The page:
The pro region is not required for the expression or intracellular routeing of carboxypeptidase E

Lixin Song, Lloyd D. Fricker

Research output: Contribution to journalArticle

14 Scopus citations


Carboxypeptidase E (CPE) is initially synthesized as a larger precursor containing an additional l4-residue propeptide that is highly conserved between human and rat. Previous studies have established that the proenzyme is enzymically active and that deletion of the pro region does not affect the expression of the active enzyme. In the present study the function of the pro region was examined both by deleting this region from CPE and by attaching this region to the N-terminus of albumin. CPE lacking the pro region is sorted into the regulated secretory pathway in AtT-20 cells, based on confocal microscopy and examination of the stimulated secretion of the protein. Stimulation of AtT-20 cells with either forskolin or phorbol 12-myristate 13-acetate induces the secretion of wild-type CPE and of CPE lacking the pro region to similar extents, indicating a similar efficiency of sorting of the mutant. When the pro region of proalbumin is replaced with the pro region of CPE followed by expression in AtT-20 cells, the protein is not sorted into the regulated pathway, based on the lack of stimulated secretion. Confocal microscopy suggests that the proCPE/albumin protein is retained in the endoplasmic reticulum to a greater extent than is proalbumin. Pulse-chase analysis indicates that the pro region of CPE is not efficiently removed from the N-terminus of albumin, and the small amount of propeptide cleavage that does occur takes place soon before secretion of the protein. In contrast, confocal microscopy indicates that the majority of the propeptide is removed from CPE, and that this cleavage occurs in the trans-Golgi network or soon after sorting into the secretory vesicles. Taken together, these results suggest that the pro region of CPE is not required for the expression or intracellular routeing of this protein.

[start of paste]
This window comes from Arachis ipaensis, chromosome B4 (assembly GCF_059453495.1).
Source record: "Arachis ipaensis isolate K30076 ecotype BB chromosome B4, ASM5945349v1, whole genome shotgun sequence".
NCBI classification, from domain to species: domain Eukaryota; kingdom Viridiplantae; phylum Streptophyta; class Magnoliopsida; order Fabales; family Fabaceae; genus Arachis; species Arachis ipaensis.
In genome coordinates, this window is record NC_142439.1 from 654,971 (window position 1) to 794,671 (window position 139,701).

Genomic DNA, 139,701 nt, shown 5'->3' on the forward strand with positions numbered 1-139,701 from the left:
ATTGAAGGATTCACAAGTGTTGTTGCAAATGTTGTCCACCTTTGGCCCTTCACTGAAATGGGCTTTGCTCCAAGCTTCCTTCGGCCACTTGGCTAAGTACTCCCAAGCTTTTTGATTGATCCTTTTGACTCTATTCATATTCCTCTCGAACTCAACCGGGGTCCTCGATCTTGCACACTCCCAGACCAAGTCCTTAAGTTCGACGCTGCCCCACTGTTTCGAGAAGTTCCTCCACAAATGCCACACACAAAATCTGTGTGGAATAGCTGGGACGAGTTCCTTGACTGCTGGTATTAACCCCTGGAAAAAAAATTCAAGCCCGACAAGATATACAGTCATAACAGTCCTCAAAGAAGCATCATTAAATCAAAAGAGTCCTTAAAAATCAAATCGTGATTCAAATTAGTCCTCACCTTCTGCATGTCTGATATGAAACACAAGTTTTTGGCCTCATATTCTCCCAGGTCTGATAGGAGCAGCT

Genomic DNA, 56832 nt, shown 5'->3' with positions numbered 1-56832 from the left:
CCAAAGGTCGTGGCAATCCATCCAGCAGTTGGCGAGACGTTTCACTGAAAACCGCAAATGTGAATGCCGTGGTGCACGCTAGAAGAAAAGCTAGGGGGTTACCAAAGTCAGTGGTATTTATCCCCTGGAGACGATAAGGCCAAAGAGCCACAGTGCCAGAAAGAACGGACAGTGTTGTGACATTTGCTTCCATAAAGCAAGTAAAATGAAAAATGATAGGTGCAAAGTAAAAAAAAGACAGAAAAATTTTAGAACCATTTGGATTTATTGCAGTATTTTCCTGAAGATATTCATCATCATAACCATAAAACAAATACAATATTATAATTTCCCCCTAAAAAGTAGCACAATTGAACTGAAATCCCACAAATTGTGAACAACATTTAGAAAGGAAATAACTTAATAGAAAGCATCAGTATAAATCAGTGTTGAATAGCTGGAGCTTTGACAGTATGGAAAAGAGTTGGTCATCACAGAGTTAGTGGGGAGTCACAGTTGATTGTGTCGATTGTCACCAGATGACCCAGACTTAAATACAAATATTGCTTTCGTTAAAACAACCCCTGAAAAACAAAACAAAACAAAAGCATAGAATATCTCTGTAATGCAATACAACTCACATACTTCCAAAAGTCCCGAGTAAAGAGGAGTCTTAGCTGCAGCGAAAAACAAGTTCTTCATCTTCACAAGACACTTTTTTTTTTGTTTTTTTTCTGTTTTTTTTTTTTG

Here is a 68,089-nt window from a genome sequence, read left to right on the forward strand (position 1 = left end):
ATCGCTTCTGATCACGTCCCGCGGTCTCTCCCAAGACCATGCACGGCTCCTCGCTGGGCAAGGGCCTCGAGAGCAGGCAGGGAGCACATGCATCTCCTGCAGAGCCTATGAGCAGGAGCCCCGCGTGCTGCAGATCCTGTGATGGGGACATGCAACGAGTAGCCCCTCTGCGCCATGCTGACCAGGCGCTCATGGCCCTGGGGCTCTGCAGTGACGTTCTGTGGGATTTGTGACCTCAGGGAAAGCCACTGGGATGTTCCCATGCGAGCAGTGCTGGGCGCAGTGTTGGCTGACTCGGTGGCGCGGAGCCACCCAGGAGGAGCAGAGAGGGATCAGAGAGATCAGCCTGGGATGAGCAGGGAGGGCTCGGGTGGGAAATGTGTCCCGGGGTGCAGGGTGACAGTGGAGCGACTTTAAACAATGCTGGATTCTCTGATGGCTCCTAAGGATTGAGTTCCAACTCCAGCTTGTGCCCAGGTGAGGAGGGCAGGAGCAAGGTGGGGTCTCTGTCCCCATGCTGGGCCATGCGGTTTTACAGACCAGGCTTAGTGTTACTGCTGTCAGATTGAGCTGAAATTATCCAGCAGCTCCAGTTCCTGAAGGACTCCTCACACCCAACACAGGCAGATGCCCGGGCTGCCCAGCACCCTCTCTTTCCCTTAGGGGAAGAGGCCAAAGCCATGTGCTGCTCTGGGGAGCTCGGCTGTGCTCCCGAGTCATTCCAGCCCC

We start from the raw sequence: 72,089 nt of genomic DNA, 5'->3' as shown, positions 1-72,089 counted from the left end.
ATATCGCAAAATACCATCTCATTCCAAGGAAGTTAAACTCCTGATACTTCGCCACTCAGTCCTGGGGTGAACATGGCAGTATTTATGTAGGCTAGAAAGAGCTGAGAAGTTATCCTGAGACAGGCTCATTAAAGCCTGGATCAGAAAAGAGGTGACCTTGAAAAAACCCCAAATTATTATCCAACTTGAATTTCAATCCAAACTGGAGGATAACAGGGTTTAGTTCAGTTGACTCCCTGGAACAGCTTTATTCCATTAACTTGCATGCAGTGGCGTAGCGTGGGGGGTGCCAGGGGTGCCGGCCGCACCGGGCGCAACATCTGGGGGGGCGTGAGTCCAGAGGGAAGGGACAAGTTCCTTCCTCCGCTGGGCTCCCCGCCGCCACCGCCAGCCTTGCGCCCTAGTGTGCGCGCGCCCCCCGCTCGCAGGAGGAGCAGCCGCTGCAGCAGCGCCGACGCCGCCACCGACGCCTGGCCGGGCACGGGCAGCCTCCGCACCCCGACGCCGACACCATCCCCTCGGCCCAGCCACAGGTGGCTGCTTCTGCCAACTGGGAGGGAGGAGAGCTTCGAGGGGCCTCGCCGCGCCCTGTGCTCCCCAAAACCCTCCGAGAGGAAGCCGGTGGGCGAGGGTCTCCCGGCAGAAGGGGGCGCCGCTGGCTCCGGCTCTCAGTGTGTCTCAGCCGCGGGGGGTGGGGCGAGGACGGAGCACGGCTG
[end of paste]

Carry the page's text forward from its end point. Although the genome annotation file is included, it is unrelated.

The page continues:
Original languageEnglish (US)
Pages (from-to)265-271
Number of pages7
JournalBiochemical Journal
Issue number1
Publication statusPublished - Apr 1 1997


ASJC Scopus subject areas

  • Biochemistry
  • Molecular Biology
  • Cell Biology

Cite this